Quality by Design for Analytical Methods: Implications for Method Validation and Transfer - Pharmaceutical Technology

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Quality by Design for Analytical Methods: Implications for Method Validation and Transfer
The authors describe how traditional approaches to analytical method and validation may benefit from alignment with quality-by-design concepts.


Pharmaceutical Technology
Volume 36, Issue 10, pp. 74-79

Adoption of quality-by-design (QbD) concepts in pharmaceutical development and manufacture is becoming increasingly well-established. QbD concepts are aimed at improving the robustness of manufacturing processes based upon adopting a systematic and scientific approach to development and implementing a control strategy based on the enhanced process understanding this provides. Many pharmaceutical companies have also recognized that QbD concepts can be used to improve the reliability of analytical methods. The authors describe how traditional approaches to analytical method transfer and validation also may benefit from alignment with QbD concepts and propose a three-stage concept to ensure that methods are suitable for their intended purpose throughout the analytical lifecycle: method design, method qualification, and continued method verification. This paper represents a refinement and enhancement of the concepts originally proposed in an article written by P. Nethercote, T. Bennett, P. Borman, G. Martin, and P. McGregor (1).

To help in implementation of the goals of FDA's Pharmaceutical cGMPs for the 21 st Century–A Risk-Based Approach (2), FDA recently issued guidance for industry describing the general principles and practice of process validation, which seeks to align process validation activities with product lifecycle concepts. This guidance (3) addresses some of the issues with traditional approaches to process validation where a focus on a one-time, three batch approach, with the use of the best talent during the day shift with the same lot of raw material does little to ensure that the manufacturing process is and will remain in a state of control. The traditional approach to process validation encourages a "do not rock the boat" mindset since the product is approved and the process is validated and fails to foster continuous improvement in quality or efficiency (4).

These issues have parallels in analytical method validation. Analytical methods for pharmaceutical products are validated in accordance with the International Conference on Harmonization (ICH) Q2 Guideline, Validation of Analytical Procedures: Text and Methodology, usually by the experts who have been involved in developing the method (5). Method validation is often treated as a one-time event with no guidance on how to ensure continuing focus on consistent method performance. There also is lack of guidance on how to demonstrate in practice that a method is fit-for-purpose (i.e., what are suitable acceptance criteria). There is potential for the validation process to seem more focused on producing validation documentation that will withstand regulatory scrutiny than on ensuring that the method will actually perform well during routine application. There is a risk that both regulatory authorities and industry use ICH Q2 in a check-box manner rather than its intent, which is to provide guidance on the philosophical background to method validation.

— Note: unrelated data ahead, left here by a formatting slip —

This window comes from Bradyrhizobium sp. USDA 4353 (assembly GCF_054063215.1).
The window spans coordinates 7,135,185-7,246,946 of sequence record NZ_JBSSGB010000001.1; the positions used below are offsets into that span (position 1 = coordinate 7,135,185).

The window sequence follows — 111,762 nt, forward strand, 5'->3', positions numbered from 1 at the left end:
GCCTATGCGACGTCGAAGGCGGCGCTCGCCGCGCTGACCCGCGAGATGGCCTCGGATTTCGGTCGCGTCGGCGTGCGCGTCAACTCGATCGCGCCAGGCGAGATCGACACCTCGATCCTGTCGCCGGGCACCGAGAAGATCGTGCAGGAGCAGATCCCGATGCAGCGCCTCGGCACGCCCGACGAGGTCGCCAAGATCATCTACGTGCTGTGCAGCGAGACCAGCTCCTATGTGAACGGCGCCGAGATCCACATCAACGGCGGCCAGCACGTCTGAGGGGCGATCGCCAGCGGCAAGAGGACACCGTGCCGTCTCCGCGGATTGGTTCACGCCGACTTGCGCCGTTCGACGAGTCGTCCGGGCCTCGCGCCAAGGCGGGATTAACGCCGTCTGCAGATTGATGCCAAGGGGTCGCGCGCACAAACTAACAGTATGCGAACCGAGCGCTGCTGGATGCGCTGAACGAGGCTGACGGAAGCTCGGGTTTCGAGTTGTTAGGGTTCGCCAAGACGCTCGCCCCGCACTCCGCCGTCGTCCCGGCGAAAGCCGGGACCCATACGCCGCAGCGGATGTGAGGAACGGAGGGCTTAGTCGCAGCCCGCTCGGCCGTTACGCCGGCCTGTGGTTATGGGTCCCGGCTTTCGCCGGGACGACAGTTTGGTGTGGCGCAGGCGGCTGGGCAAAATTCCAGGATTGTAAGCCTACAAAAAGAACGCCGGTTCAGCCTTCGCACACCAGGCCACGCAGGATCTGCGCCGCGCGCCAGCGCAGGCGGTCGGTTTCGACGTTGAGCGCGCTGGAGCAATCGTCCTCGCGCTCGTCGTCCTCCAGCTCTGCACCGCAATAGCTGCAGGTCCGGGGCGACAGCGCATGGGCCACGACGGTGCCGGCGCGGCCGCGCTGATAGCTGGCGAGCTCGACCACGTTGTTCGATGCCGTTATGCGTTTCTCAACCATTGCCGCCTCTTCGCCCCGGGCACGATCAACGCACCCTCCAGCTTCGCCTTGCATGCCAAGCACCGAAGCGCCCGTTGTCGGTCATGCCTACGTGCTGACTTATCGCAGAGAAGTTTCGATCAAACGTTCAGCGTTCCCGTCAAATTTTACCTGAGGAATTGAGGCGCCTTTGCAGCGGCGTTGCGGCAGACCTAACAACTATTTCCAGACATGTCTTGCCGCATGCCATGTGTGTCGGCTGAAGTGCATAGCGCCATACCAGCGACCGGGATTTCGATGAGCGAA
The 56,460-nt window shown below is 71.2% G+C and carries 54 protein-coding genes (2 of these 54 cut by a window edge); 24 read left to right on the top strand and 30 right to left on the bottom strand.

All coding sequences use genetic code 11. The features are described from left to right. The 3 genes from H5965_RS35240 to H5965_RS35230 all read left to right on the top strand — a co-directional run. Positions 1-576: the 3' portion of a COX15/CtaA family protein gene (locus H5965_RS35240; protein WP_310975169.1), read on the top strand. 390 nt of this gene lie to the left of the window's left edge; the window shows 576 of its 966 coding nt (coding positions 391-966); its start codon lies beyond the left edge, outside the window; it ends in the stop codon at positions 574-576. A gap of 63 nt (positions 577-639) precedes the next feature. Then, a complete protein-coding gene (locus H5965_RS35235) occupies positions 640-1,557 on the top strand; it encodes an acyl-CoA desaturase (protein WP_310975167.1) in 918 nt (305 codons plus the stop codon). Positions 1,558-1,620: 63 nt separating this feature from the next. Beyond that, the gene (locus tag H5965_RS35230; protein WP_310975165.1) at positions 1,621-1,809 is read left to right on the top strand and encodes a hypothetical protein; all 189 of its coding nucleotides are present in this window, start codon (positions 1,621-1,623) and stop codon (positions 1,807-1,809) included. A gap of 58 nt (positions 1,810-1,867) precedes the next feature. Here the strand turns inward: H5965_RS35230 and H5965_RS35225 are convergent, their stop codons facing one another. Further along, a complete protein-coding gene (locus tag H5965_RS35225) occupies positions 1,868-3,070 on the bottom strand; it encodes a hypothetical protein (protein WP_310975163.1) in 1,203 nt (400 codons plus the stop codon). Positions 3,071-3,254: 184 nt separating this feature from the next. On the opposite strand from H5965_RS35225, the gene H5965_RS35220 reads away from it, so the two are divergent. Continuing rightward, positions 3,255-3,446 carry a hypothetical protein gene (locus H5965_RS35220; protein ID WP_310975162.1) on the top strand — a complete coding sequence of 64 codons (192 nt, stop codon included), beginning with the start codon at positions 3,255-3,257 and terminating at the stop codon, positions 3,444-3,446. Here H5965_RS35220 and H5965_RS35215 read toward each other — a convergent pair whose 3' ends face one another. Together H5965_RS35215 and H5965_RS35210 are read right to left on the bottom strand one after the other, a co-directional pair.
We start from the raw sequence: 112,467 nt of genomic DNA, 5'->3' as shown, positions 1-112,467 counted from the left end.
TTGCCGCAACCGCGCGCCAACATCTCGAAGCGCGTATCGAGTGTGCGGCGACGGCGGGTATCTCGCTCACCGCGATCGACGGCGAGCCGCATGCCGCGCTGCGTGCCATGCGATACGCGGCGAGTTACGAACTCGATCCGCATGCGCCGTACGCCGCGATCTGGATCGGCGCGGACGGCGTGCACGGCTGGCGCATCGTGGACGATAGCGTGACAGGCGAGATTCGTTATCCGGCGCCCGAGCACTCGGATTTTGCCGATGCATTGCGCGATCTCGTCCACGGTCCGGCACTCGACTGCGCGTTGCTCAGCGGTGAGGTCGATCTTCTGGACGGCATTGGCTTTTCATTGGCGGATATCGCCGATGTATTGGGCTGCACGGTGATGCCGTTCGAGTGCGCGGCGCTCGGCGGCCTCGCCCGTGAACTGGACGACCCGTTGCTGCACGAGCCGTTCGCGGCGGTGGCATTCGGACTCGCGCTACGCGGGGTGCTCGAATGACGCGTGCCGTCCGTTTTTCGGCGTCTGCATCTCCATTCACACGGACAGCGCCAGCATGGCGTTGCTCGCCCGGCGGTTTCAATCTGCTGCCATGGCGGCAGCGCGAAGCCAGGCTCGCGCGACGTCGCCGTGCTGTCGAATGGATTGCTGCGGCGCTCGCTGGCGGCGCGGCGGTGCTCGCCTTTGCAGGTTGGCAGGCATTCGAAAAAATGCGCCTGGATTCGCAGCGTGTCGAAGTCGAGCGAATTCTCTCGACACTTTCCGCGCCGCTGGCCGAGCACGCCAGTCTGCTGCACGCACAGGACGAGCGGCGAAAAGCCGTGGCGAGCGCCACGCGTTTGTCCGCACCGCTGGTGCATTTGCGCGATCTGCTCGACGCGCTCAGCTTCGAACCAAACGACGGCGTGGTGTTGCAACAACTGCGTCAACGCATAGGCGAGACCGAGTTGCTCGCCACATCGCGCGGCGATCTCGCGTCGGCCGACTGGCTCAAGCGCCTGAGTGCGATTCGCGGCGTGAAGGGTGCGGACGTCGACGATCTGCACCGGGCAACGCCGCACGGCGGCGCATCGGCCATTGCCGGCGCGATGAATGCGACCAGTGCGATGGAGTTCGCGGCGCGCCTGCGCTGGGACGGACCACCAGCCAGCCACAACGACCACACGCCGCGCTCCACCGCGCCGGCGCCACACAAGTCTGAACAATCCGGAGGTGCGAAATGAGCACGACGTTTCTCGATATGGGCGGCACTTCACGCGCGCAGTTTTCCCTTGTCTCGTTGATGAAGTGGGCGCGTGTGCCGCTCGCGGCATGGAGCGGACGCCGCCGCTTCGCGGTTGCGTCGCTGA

After the method has been validated by the developing group, it may be transferred to another laboratory, which involves transferring the knowledge of how to operate the method to those who will use it routinely and documenting that both parties obtain comparable results. The routine operating environment, however, is not always considered during the method-development and validation exercise. The lack of an effective process for capturing and transferring the tacit knowledge of the development analysts can cause methods to fail to perform as intended in the receiving laboratory. Much effort is then expended on identification of the variables that are causing the performance issues and the exercise is repeated. As in the case of the initial method validation activity, the transfer exercise is typically performed as a one-off process. There is a risk that the exercise will focus more on producing the method-transfer report than on ensuring the ability of the receiving laboratory to run the method accurately and reliably and ensuring the continuity and integrity of analytical results.

The recognition that an analytical method can be considered a process that has an output of acceptable quality data led Borman et al. to take the QbD concepts designed for manufacturing processes and show how these could also be employed for analytical methods (6). It follows, therefore, that the concepts of lifecycle validation being developed for manufacturing processes might also be applicable to analytical methods. This concept aligns well with the lifecycle concept of equipment qualification in the United States Pharmacopeia (USP), consisting of equipment design, followed by operational and performance qualification, and with analytical method validation activities proposed by Ermer and Landy (7, 8).


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